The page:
Foreign citizens, except Nordic nationals, need a residence and work permit in order to work in the Faroe Islands.
Entry conditions requirements vary according to country of origin and length of stay.
Citizens of Nordic countries are free to live, work and study in the Faroe Islands. Neither visa, residence permit nor work permit is required.
Citizens of Nordic countries, i.e. Denmark, Finland, Iceland, Norway and Sweden, can enter the Faroe Islands without a passport. However, they must be able to identify themselves upon request. A driving licence is valid form of identification.
Although the Faroe Islands are part of the Danish Kingdom, the Faroe Islands and Denmark are two different legal territories with different travel and immigration regulations. Furthermore, the Faroe Islands are not part of the European Union, despite Denmark´s membership of the EU.
Researchers coming to the Faroe Islands to conduct research on a short term basis must apply for a residence and work permit.
Researchers and lecturers invited to teach or conduct similar activities in the Faroe Islands can work without a work permit, provided the duration of their stay does not exceed three consecutive months.
Passport and Visa
All non Nordic nationals, including citizens of EU countries, must have a valid passport in order to enter the Faroe Islands.
Citizens from countries with visa requirements must obtain a tourist visa for travelling to the Faroe Islands for up to 3 months. A visa to enter Denmark or another Schengen country is not valid for entry into the Faroe Islands as the country is not part of the Schengen Agreement. Citizens from countries with visa requirements will most likely need a Schengen visa and a visa to enter the Faroe Islands as travelling to the Faroe Islands normally goes through a Schengen country, such as Denmark.
For stays longer than three months researchers and PhD students must have a residence and work permit. This also applies to citizens from EU countries as the Faroe Islands are not part of the EU.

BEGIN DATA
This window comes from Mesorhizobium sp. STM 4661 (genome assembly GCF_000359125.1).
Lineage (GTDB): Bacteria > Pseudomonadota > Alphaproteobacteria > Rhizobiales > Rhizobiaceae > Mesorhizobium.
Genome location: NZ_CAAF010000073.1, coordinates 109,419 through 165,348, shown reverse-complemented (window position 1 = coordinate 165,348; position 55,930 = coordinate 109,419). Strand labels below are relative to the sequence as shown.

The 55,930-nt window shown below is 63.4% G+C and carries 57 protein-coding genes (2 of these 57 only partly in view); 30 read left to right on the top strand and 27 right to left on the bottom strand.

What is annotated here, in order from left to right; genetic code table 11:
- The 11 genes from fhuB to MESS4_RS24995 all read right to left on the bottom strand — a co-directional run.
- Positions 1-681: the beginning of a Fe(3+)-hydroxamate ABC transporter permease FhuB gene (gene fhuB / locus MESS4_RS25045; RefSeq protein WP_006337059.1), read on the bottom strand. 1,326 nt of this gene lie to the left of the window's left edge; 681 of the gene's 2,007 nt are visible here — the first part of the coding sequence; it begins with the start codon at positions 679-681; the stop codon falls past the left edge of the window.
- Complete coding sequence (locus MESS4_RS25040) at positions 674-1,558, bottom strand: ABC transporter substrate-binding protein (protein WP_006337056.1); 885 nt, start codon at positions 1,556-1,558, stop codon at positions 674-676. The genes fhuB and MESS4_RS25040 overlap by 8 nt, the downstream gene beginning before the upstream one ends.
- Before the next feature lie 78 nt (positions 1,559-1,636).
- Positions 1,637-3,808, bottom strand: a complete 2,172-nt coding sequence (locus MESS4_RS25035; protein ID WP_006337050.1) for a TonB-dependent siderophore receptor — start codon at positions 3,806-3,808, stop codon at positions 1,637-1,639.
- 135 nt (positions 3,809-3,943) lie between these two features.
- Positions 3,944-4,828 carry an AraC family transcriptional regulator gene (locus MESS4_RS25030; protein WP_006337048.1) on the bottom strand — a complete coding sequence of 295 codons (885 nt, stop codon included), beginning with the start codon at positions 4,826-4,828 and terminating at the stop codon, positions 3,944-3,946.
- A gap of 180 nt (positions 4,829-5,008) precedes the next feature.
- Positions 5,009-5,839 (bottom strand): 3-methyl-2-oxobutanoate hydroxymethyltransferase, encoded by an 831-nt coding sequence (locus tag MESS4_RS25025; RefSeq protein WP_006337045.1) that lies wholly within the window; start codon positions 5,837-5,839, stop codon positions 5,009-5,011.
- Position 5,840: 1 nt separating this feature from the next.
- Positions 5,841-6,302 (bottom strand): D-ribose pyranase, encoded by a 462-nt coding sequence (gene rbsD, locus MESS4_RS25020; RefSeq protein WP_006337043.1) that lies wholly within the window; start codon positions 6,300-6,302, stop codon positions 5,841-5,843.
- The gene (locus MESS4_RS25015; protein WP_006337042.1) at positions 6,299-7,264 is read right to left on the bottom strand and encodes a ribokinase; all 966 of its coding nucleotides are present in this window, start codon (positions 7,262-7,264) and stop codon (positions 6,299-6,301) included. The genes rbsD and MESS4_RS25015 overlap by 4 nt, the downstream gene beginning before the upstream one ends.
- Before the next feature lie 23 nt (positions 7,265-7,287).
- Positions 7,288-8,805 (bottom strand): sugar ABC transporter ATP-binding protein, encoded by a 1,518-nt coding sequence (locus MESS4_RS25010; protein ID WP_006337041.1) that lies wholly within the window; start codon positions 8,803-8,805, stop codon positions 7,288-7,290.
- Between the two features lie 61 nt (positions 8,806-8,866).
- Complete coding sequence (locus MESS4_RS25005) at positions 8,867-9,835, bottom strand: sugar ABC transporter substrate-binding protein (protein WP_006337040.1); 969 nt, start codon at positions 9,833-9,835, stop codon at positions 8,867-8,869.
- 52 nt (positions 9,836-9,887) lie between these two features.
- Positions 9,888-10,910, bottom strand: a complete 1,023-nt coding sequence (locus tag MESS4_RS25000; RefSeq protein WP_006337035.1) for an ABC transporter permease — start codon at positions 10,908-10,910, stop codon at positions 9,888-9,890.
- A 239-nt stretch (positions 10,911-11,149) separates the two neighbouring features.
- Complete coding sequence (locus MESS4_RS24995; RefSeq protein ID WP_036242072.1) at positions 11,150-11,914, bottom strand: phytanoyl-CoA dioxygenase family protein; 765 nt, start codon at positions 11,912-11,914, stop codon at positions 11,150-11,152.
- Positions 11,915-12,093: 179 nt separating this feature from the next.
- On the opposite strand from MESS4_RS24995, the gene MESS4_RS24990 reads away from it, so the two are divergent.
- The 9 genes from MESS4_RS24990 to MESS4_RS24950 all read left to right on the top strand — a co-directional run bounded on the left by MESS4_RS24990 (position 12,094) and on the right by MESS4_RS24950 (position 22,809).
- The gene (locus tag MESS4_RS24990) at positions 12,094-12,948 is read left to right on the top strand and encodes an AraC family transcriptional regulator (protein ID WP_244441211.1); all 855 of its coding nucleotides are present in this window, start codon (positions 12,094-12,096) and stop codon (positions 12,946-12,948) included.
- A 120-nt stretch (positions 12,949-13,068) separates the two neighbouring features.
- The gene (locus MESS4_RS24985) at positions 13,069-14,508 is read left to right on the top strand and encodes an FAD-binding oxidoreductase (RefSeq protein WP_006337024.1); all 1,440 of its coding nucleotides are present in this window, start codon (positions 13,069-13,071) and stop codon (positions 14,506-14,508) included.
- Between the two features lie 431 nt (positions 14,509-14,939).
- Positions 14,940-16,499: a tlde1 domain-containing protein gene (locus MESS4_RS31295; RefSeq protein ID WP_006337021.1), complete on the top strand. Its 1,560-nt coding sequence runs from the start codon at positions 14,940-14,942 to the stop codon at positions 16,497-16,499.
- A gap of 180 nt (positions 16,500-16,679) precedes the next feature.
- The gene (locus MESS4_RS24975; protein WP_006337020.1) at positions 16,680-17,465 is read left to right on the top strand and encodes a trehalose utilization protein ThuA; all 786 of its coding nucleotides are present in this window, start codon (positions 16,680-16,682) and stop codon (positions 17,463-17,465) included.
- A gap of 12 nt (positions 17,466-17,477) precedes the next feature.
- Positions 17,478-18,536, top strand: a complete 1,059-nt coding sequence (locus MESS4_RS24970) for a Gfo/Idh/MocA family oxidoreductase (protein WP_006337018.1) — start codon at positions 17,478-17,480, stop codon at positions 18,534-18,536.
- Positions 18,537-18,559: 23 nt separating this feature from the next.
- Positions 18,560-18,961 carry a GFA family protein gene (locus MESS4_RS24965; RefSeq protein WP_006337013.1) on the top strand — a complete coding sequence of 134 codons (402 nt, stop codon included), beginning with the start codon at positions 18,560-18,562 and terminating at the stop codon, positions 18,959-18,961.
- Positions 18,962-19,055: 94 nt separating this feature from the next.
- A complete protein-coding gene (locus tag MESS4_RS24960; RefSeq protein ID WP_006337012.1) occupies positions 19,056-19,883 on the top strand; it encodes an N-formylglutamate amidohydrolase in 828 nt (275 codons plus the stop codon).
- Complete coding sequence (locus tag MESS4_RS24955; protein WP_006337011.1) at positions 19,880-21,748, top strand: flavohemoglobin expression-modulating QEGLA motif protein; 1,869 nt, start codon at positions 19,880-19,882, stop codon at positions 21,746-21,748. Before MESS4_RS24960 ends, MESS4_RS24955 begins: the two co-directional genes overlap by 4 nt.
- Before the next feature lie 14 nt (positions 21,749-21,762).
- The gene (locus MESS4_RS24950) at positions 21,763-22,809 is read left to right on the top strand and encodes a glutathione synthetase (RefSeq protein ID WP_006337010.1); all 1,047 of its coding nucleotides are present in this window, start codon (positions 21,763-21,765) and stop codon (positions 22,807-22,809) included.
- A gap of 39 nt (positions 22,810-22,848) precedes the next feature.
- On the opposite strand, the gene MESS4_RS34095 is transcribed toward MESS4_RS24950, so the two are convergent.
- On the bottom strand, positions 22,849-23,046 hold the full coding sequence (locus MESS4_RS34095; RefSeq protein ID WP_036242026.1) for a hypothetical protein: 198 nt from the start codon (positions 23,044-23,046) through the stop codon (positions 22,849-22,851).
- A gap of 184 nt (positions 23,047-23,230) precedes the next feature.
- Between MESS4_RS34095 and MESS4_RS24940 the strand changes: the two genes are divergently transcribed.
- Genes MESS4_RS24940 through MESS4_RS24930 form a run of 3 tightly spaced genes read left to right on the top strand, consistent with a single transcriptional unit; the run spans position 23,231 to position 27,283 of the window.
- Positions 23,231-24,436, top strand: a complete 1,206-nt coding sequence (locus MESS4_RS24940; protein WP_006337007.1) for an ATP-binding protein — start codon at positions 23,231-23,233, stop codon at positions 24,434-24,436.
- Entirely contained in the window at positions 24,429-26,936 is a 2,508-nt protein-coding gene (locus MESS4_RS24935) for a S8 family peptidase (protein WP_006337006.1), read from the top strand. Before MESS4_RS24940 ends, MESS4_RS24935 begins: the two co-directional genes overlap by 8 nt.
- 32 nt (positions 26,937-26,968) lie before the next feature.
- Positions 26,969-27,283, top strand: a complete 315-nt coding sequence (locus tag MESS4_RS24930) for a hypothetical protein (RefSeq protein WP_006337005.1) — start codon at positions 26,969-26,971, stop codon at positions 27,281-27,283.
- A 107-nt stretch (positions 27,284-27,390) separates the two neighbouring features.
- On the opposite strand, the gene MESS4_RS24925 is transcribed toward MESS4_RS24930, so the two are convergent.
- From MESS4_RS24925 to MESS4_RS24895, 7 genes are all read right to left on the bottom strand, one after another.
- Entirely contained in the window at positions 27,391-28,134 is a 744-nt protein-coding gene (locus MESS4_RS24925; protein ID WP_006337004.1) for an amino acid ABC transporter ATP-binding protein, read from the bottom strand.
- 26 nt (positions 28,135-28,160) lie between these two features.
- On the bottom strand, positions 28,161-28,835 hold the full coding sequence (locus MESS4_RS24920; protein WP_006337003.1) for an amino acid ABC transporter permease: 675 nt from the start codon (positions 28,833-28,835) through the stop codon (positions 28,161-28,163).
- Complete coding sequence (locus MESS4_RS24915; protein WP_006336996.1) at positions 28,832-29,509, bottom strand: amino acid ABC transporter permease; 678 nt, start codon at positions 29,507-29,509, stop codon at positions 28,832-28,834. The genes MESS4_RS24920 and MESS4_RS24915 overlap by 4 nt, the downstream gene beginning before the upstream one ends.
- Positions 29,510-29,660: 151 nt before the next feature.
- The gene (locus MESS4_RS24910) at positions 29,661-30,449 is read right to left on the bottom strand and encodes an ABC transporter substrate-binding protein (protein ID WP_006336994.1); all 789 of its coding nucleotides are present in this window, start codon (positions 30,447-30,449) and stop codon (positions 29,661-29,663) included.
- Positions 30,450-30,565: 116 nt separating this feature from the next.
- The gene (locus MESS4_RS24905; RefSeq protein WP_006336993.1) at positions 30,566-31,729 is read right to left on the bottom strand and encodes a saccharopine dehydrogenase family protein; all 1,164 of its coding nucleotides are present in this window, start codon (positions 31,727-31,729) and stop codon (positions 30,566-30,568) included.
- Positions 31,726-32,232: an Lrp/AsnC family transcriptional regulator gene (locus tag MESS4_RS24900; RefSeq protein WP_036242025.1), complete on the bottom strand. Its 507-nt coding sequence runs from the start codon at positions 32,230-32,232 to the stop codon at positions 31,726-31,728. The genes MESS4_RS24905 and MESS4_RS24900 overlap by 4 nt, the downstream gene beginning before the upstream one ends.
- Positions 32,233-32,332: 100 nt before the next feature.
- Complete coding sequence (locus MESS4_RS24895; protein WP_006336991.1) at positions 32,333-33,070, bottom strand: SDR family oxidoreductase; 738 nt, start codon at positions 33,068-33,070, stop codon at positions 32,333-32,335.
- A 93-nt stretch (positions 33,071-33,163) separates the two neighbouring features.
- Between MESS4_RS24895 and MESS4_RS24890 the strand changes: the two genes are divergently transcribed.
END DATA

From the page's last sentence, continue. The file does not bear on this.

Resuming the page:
Since the Faroe Islands and Denmark are two distinct travel areas, a residence permit in Denmark does not carry with it the right to reside in the Faroe Islands.
The Faroe Islands have a general rule of only granting residence and work permit to foreign nationals with qualifications that are not available in the Faroe Islands.
Researchers must have a written job contract or job offer from a Faroese research institution specifying salary and employment conditions when applying for a permit. It is not a requirement that the applicant is employed full time as a researcher. Salary and employment conditions must correspond to Faroese standards.
PhD students must be enrolled at a Danish or Faroese university. PhD students enrolled in a PhD programme abroad doing part of their programme in the Faroe Islands may also be granted a work permit. PhD students must have sufficient funds to support themselves during their residence in the Faroe Islands.
PhD students are allowed to work full-time at the university at which they have been enrolled or at a company affiliated to their PhD programme with work tasks that are part of their PhD programme. They are also allowed to take upp additional employment besides their full-time job as PhD students at a limited scale.
EU citizens can be granted a residence and work permit through a special EU Scheme when the rate of unemployment in the Faroe Islands is low. Since the unemployment rate is currently below 3,5 per cent, it is possible to apply for a residence and work permit based on this scheme within all trades.
Some Faroese employers are pre-approved for employment of citizens from the EU countries. If an EU citizen has an employment with a pre-approved employer, he or she can start working as soon as the employment has been notified through application to the Danish Agency for International Recruitment and Integration (SIRI).
EU citizens who have been offered employment by a Faroese employer who is not pre-approved may not start working before they have received a permit.
Medical doctors with a Danish authorisation who have been offered a job at a Faroese hospital can be granted a permit without prior approval from the Faroese Immigration Office, provided the conditions on salary and terms of employment are met.
A spouse/cohabiting partner who wishes to accompany a foreign national holding a Faroese residence and work permit to the Faroe Islands must submit a separate application. Children under the age of 18 can be included in the spouse's/cohabiting partner's application. Accompanying family members will be granted residence permit for the same period as the foreign national with a work contract in the Faroe Islands.
The foreign national must be able to support his family members and the family must live together in the Faroe Islands.
The spouse or cohabiting partner is allowed to work full-time for the entire period of his or her permit.